Plasmid Constructs and Targeting Cassettes for Gene Replacement and Transfections

The vector pSPBT1YNEOα-HALinPIWIHA was constructed as follows. The YNEOα fragment where Y is a 92 bp polypyrimidine stretch [67], NEO the neomycin phosphotransferase gene for resistance to G418, and α the intergenic region of the L. enriettii alpha-tubulin gene was amplified from vector pSPYNEOαLUC and inserted into NotI site of pSPBT1 [68]. The LinHA-PIWI-HA was amplified from L. infantum genomic DNA using the primers specified in Table S1 and cloned into the EcoRV site of pSPBT1YNEOα. To generate vector pGEMαNEOα-LmjPIWI-GFP, the L. major PIWI gene was amplified (see primers in Table S1) and cloned into the HindIII site of pGEMαNEOα-GFP vector. The LinN52PIWI-GFP construct was made as follows. A 156 bp fragment corresponding to the first 52 amino acids of the L. infantum PIWI protein was amplified from L. infantum genomic DNA and fused with GFP (primers are described in Table S1). The fused LinN52PIWI-GFP product was cloned into BamHI-XbaI sites of pSP72αNEOα. The purified plasmids were transfected into L. infantum promastigotes as described previously [68] and episomal expression of LinPIWI-GFP and LinN52PIWI-GFP recombinant strains were monitored by fluorescence. A targeted gene replacement strategy was used to inactivate the L. infantum (Lin) PIWI (LinJ.21.0470, and L. major LmjPIWI (LmjF.21.0410, genes. The 5′ and 3′ flanking regions of the PIWI gene (amplified from L. infantum and L. major genomic DNA independently) were fused to the hygromycin phosphotransferase (HYG) gene using a PCR fusion-based strategy. The 5′ flank, and 3′ flank regions were amplified from both L. infantum and L. major using primers described in Table S1. The HYG gene was amplified from the pSP72αHYGα Leishmania expression vector. The 5′-flank, HYG gene and 3′-flank regions were fused in a single PCR reaction using Phusion® High-Fidelity DNA Polymerase (NEB) and 5′ flank forward and 3′-flank reverse primers. The reverse primer of the 5′ flank region (5′ flank-reverse) has a tail that is complementary to the HYG forward primer. Similarly, the HYG reverse primer has a tail, which is complementary to the 3′ flank forward primer (Table S1). The resulting HYG cassettes corresponding to the L. infantum and L. major targeting constructs were transfected independently into both species. The two alleles of LinPIWI and LmjPIWI single copy genes were replaced by the HYG expression cassette following a single round of transfection by loss of heterozygocity using higher concentrations (200–600 µg/ml) of Hygromycin B (Sigma) as described previously [69].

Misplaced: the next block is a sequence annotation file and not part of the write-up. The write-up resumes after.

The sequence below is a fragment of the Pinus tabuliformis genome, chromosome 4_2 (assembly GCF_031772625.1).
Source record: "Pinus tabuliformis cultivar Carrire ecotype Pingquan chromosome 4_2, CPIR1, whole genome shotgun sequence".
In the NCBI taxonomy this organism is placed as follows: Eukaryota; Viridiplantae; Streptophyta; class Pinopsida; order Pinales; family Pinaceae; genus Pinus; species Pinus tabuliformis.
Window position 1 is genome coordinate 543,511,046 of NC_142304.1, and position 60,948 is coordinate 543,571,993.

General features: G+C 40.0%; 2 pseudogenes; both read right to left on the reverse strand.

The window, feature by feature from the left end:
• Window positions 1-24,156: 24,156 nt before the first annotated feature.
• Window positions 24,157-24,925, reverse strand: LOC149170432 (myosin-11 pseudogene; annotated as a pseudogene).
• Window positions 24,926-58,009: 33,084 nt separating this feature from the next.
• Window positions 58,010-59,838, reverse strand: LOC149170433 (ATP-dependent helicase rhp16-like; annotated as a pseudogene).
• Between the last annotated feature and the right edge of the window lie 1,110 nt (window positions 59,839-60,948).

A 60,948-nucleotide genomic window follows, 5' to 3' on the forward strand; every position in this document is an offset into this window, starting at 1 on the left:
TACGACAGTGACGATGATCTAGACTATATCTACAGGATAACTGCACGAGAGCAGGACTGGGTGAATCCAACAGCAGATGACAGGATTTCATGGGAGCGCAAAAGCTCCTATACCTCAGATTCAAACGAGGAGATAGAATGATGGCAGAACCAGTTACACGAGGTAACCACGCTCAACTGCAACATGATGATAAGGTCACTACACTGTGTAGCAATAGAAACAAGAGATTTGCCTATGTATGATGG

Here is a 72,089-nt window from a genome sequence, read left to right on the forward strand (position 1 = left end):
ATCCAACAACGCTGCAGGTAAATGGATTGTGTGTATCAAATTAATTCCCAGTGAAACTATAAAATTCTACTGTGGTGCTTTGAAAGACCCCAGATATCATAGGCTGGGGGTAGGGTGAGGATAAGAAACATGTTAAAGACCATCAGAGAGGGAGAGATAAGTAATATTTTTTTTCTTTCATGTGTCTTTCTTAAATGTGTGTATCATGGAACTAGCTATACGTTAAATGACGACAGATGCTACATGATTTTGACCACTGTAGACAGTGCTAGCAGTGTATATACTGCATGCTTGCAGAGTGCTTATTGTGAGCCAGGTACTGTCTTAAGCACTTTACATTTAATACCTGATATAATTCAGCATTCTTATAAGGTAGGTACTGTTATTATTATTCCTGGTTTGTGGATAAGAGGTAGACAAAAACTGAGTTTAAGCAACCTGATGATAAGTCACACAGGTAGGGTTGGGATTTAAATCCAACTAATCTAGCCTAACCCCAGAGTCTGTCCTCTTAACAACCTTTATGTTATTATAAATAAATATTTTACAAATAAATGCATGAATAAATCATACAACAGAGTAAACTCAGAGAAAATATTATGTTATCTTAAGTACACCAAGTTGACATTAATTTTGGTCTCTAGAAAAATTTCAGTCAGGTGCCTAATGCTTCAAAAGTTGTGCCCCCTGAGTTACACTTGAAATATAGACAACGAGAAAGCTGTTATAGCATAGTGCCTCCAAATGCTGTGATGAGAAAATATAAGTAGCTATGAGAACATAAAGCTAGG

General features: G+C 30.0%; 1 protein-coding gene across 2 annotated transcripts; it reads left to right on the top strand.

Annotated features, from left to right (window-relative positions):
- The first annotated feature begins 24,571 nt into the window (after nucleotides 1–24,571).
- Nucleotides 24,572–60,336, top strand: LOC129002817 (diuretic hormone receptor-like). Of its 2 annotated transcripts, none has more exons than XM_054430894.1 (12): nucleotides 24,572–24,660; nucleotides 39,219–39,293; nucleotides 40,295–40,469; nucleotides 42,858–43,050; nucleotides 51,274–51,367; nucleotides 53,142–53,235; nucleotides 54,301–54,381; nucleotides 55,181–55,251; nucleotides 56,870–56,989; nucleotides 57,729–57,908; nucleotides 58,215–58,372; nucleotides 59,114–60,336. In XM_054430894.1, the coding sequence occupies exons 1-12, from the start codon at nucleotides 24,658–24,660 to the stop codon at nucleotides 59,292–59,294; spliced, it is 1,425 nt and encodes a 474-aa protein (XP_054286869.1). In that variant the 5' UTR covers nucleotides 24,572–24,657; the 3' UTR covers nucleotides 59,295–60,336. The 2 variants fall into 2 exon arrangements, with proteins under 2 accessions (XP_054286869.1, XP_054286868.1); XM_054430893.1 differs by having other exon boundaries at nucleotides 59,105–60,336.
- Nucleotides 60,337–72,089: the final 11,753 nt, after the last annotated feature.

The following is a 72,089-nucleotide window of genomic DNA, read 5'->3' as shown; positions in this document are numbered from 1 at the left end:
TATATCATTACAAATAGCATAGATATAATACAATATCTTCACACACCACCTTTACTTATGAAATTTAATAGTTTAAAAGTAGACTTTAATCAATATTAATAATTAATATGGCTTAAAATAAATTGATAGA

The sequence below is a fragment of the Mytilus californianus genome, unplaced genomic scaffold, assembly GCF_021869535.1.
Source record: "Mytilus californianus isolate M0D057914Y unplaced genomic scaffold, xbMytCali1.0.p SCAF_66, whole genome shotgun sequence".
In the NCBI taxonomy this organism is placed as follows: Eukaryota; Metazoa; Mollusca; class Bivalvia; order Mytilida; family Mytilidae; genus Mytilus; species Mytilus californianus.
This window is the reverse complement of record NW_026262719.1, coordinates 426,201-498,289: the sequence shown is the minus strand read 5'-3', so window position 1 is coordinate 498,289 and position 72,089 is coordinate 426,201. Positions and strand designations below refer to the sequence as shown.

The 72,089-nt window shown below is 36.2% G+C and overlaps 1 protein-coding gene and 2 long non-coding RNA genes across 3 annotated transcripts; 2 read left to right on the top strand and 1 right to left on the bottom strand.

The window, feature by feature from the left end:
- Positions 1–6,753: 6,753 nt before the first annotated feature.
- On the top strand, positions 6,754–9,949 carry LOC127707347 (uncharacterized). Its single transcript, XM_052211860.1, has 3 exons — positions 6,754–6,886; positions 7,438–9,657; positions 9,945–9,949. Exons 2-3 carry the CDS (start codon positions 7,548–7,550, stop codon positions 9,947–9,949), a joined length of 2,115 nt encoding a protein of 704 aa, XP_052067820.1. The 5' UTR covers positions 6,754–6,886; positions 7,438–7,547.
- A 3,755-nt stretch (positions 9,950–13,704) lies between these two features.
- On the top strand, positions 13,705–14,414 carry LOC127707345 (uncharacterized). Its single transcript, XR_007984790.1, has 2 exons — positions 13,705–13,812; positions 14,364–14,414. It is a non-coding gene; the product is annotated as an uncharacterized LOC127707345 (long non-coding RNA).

DNA, RNA and Protein Blots

Genomic DNA and total RNA were isolated from L. major and L. infantum strains using the DNAzol and TRIzol reagents (Invitrogen), respectively following the manufacturer’s instructions. Southern and northern blot hybridizations were performed following standard procedures [70]. Double-stranded DNA probes were radiolabeled with [α-32P] dCTP using random oligonucleotides and Klenow fragment DNA polymerase I [(New England Biolabs). Enrichment of small (≤200 nt) RNA fraction was carried out using the mirVana™ miRNA Isolation Kit (Ambion) according the manufacturer’s procedure. The enriched small RNAs were labelled with [γ-32P]ATP and polynucleotide kinase (NEB) and resolved on a 15% Urea-polyacrylamide gel (National Diagnostics). The digitonin-fractionated proteins (see below) were resolved on SDS-PAGE and western blots were performed with different antibodies following standard procedures [70].

Primer Extension Analysis